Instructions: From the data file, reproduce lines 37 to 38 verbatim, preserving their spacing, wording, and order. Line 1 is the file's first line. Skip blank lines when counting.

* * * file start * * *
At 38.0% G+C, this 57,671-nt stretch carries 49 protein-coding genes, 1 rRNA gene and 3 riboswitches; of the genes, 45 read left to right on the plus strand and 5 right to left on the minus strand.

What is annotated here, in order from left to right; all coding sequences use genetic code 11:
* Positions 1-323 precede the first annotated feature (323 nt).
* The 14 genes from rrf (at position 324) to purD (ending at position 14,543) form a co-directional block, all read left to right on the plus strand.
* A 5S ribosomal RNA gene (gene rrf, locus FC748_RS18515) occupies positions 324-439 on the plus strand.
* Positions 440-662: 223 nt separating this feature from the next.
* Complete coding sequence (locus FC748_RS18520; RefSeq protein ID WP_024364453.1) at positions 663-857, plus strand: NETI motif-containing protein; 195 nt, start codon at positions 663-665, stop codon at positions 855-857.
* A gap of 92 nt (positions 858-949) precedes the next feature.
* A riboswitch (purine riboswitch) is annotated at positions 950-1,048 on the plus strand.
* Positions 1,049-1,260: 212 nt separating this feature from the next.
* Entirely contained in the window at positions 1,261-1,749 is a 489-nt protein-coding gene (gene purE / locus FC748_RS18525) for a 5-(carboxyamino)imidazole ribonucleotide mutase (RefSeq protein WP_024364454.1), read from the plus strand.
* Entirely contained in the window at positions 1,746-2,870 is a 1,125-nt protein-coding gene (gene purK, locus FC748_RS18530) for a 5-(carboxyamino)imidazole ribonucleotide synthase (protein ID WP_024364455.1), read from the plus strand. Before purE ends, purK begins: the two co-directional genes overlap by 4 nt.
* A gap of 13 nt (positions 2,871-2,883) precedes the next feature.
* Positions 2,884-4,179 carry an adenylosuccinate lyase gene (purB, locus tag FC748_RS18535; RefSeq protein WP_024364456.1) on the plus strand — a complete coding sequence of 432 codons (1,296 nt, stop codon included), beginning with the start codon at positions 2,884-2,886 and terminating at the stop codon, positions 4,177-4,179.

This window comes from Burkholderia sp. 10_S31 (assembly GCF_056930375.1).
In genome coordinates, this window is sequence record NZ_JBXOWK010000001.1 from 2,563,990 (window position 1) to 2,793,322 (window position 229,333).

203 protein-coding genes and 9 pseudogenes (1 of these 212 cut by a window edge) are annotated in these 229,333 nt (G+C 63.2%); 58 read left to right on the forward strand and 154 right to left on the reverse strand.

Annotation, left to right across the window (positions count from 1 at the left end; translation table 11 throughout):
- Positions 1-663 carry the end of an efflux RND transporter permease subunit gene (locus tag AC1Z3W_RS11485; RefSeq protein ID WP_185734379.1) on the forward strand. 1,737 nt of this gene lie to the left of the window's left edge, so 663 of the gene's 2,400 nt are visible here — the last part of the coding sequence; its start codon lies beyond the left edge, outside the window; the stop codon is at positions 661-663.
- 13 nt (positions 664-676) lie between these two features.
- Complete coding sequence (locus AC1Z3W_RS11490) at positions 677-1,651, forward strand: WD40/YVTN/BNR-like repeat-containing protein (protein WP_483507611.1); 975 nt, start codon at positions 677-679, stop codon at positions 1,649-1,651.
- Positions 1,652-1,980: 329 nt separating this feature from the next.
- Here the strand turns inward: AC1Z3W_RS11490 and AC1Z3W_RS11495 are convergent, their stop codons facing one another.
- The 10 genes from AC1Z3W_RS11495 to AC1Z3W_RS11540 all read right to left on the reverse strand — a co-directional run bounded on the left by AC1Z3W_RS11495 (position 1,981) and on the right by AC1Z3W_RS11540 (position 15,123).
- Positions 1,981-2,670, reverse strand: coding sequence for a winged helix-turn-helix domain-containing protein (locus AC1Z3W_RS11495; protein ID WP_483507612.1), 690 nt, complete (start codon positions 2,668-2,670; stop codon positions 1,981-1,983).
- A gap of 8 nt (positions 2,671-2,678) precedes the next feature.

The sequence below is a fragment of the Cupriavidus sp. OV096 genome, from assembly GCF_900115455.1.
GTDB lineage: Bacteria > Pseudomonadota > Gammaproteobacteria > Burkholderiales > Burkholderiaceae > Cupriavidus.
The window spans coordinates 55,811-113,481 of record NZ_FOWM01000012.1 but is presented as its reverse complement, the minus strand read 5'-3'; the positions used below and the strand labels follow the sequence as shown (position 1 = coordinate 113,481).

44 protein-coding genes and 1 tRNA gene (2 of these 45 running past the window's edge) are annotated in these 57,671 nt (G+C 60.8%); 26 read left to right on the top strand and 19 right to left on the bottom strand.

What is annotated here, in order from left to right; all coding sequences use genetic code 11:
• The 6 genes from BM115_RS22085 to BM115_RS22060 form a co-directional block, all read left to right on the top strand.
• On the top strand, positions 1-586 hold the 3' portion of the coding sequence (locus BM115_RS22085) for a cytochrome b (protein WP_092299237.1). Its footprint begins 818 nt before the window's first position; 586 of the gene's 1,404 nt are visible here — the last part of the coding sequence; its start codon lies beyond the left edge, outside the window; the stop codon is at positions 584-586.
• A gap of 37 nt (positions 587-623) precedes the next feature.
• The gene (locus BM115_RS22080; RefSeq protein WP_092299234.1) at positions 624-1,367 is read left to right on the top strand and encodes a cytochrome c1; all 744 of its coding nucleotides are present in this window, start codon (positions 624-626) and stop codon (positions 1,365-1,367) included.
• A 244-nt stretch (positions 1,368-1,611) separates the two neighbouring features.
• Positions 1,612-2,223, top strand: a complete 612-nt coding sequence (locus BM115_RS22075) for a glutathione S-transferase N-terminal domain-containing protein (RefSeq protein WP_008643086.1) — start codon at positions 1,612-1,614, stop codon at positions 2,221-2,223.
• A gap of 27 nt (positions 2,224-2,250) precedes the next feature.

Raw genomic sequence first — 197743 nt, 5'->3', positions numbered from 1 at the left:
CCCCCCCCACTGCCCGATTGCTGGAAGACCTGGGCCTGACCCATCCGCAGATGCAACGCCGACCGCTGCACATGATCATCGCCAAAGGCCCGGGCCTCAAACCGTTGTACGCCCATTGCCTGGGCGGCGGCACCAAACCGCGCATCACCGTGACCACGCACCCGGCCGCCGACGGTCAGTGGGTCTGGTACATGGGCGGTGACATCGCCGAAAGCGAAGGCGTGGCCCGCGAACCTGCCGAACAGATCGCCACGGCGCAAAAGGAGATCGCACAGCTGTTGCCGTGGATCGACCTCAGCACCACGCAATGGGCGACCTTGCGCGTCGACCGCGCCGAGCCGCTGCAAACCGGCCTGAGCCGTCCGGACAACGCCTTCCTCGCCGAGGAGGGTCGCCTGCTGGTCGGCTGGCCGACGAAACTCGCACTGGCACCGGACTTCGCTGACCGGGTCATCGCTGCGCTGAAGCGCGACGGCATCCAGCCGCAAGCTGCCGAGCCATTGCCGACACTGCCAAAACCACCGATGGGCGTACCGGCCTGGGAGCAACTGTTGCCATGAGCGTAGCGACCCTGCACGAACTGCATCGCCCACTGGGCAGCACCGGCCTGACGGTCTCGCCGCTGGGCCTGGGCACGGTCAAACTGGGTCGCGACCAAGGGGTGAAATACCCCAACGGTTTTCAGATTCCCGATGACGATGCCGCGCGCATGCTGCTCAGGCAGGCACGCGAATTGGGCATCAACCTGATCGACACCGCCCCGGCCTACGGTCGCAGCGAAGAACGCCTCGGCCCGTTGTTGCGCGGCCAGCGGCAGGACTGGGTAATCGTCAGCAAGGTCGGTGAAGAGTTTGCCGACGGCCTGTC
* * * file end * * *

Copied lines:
• Positions 1,612-2,223, top strand: a complete 612-nt coding sequence (locus BM115_RS22075) for a glutathione S-transferase N-terminal domain-containing protein (RefSeq protein WP_008643086.1) — start codon at positions 1,612-1,614, stop codon at positions 2,221-2,223.
• A gap of 27 nt (positions 2,224-2,250) precedes the next feature.